Some of our business partners may use cookies on our site (for example, advertisers). However, we have no access to or control over these cookies and we are not aware of any at present that do so.

Log Files

We use IP addresses to analyse trends, administer the site, track movement, and gather broad demographic information for aggregate use. IP addresses are not linked to personally identifiable information.


This web site contains links to other sites. Please be aware that Mondaq (or its affiliate sites) are not responsible for the privacy practices of such other sites. We encourage our users to be aware when they leave our site and to read the privacy statements of these third party sites. This privacy statement applies solely to information collected by this Web site.

Surveys & Contests

From time-to-time our site requests information from users via surveys or contests. Participation in these surveys or contests is completely voluntary and the user therefore has a choice whether or not to disclose any information requested. Information requested may include contact information (such as name and delivery address), and demographic information (such as postcode, age level). Contact information will be used to notify the winners and award prizes. Survey information will be used for purposes of monitoring or improving the functionality of the site.


If a user elects to use our referral service for informing a friend about our site, we ask them for the friend’s name and email address. Mondaq stores this information and may contact the friend to invite them to register with Mondaq, but they will not be contacted more than once. The friend may contact Mondaq to request the removal of this information from our database.


This website takes every reasonable precaution to protect our users’ information. When users submit sensitive information via the website, your information is protected using firewalls and other security technology. If you have any questions about the security at our website, you can send an email to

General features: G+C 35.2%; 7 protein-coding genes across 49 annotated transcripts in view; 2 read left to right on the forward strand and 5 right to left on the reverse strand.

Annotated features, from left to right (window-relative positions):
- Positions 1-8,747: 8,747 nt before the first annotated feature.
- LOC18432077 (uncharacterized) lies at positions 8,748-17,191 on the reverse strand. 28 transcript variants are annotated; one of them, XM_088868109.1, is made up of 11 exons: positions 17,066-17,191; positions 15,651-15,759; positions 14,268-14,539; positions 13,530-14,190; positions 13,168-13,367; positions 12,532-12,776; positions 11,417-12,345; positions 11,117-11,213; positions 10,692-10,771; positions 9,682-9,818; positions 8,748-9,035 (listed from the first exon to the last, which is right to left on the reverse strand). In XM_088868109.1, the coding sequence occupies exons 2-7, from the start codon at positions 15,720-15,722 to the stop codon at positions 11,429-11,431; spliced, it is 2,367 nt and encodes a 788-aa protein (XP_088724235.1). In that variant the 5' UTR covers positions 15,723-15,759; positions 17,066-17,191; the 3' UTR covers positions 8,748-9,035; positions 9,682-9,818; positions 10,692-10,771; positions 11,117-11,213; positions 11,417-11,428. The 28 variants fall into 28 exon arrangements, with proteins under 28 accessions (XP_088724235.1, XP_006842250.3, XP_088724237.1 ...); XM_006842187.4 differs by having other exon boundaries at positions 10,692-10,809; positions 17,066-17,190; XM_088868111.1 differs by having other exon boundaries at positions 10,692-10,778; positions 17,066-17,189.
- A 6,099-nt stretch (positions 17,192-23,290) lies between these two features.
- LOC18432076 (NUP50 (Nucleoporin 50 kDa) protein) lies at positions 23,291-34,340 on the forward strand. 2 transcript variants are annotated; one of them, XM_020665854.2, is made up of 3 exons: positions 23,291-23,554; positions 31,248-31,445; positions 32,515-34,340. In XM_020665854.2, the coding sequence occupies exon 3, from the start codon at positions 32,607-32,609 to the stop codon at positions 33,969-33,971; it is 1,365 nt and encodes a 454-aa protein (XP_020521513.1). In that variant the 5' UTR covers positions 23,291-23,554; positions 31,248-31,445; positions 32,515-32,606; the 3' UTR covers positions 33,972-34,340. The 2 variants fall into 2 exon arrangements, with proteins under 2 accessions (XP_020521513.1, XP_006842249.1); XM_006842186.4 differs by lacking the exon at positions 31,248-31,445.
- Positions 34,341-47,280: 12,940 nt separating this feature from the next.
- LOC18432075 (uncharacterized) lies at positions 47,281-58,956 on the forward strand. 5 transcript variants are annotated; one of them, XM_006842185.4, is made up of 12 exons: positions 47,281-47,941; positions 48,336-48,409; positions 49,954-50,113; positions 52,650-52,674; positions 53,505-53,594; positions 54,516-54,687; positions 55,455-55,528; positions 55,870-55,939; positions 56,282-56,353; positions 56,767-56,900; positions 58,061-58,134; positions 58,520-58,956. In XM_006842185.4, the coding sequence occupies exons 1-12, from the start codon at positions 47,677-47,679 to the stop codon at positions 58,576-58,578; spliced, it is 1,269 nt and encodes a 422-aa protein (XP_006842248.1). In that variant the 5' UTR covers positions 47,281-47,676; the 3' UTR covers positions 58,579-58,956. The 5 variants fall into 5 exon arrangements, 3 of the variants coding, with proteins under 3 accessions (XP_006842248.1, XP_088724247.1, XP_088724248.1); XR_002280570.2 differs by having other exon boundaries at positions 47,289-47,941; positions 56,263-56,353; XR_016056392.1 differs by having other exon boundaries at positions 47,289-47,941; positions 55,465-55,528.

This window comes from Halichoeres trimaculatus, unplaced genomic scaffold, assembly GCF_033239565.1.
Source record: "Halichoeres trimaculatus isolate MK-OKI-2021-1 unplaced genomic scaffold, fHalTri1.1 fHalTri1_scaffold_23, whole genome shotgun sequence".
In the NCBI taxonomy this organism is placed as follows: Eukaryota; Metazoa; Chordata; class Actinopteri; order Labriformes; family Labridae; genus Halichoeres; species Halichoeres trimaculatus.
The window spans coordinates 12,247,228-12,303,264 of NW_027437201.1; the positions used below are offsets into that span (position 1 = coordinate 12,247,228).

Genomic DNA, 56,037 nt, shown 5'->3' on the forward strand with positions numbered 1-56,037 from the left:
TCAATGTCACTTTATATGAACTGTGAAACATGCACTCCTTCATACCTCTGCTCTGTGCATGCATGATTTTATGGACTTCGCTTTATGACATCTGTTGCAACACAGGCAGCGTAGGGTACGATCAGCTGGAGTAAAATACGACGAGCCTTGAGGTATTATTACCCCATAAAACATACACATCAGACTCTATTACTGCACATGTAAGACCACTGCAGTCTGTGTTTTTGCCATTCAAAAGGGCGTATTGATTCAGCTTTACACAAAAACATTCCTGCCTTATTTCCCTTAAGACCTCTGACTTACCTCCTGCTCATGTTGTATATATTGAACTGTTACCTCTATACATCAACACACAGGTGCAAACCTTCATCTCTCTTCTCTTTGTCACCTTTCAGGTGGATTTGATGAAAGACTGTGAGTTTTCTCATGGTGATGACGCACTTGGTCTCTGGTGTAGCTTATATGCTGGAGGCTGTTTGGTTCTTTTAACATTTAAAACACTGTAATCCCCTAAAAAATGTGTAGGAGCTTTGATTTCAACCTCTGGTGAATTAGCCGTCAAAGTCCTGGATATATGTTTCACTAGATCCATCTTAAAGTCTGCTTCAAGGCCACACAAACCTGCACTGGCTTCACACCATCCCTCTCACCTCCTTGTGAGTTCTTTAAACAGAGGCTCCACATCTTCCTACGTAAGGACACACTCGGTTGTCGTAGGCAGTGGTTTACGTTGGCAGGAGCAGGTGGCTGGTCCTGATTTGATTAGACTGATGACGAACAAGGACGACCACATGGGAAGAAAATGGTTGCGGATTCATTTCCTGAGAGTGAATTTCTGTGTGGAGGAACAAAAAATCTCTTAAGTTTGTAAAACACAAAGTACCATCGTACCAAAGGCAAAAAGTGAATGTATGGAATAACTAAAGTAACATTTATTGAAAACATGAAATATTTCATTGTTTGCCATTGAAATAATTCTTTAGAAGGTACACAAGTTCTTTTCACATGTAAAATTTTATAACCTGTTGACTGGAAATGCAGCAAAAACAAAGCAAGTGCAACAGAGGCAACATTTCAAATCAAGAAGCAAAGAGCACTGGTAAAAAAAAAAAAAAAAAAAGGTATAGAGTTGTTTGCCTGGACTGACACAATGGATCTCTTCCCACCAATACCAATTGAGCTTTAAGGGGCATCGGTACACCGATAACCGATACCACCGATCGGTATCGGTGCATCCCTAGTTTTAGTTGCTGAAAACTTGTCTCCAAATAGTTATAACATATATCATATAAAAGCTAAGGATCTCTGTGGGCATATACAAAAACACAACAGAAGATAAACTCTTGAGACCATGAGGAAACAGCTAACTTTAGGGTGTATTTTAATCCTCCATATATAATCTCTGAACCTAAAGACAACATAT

Correcting/Updating Personal Information

If a user’s personally identifiable information changes (such as postcode), or if a user no longer desires our service, we will endeavour to provide a way to correct, update or remove that user’s personal data provided to us. This can usually be done at the “Your Profile” page or by sending an email to

Notification of Changes

If we decide to change our Terms & Conditions or Privacy Policy, we will post those changes on our site so our users are always aware of what information we collect, how we use it, and under what circumstances, if any, we disclose it. If at any point we decide to use personally identifiable information in a manner different from that stated at the time it was collected, we will notify users by way of an email. Users will have a choice as to whether or not we use their information in this different manner. We will use information in accordance with the privacy policy under which the information was collected.

How to contact Mondaq

You can contact us with comments or queries at

If for some reason you believe Mondaq Ltd. has not adhered to these principles, please notify us by e-mail at and we will use commercially reasonable efforts to determine and correct the problem promptly.